Associate Professor Swapna Verma, senior consultant and chief of the department of psychosis at the Institute of Mental Health, added that impulsivity could play a role in suicide attempts.
“In young persons, the brain is still developing, and the centres that regulate decision-making and self-control are not fully developed until the age of about 25. Thus, people in this age group tend to be more impulsive compared to other stages of their life,” Assoc Prof Verma said.
“The impulsivity, when coupled with the stressors they already face, may make them more likely to act on their suicidal thoughts and contribute to suicidal attempts.”
SUPPORTING YOUNG PEOPLE
MSF, MOH and MOE said they keep a “close watch” on suicide rates in Singapore, and implement various programmes to address mental well-being among young people.
Noting that the underlying causes of suicide are complex, the ministries said they take a “multi-pronged approach” which includes building resilience, reducing stigma, as well as identifying and supporting those at risk of suicide.
In mainstream schools, the Character and Citizenship Education lessons will be revised next year to spotlight mental health education. Students will be taught how to recognise common mental health issues and symptoms and know when and how to seek help.
“Similarly, the IHLs (institutes of higher learning) have curricular and co-curricular mental wellness programmes and activities for students, which incorporate mental wellness literacy or awareness talks and workshops,” said the ministries.
“Most mainstream schools and IHLs also have peer support efforts to encourage students to look out for one another, and encourage a peer in distress to seek help from trusted adults, parents, teachers or counsellors. We are on track to have a peer support structure and culture in place in all schools by 2022.”
The ministries added that they also work with various government agencies and community partners.
One initiative is the Youth Mental Well-being Network formed in February, supported by MOH, MOE and MSF, to build on the work of agencies and ground-up community groups to “strengthen our ecosystem of support”, said the ministries.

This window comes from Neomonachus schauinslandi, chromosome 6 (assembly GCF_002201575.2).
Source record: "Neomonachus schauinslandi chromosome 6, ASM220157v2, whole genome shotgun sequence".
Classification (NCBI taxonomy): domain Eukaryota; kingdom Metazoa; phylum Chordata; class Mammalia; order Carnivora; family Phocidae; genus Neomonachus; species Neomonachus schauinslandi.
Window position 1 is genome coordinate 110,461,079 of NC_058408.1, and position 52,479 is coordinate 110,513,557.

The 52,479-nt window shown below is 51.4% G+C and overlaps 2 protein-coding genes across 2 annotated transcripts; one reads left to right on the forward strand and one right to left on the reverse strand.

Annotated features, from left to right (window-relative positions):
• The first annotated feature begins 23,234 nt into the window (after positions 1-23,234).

This is on top of efforts by social service agencies like the Singapore Association for Mental Health, TOUCH Community Services and Fei Yue Community Services which offer helplines and counselling to support those in need.
The National Council of Social Service (NCSS) has other initiatives including the Beyond the Label Movement in 2018 to address stigma towards those with mental health conditions, as well as the Youth Alliance in September 2019 to support young people and encourage them to seek help.
NCSS also launched an interactive helpbot called Belle through Facebook messenger and iMessage, which provides 24/7 access to information about helplines and mental health services for users of all ages.
“Raising awareness and reducing the stigma of mental health issues are critical to encourage and normalise help-seeking behaviour,” said the ministries. “Early detection and intervention are key, and people struggling with emotional problems, mental health issues or suicidal thoughts should be encouraged to seek help.”
Where to get help: Samaritans of Singapore operates a 24-hour hotline at 1800 221 4444, or you can email firstname.lastname@example.org. If someone you know is at immediate risk, call 24-hour emergency medical services.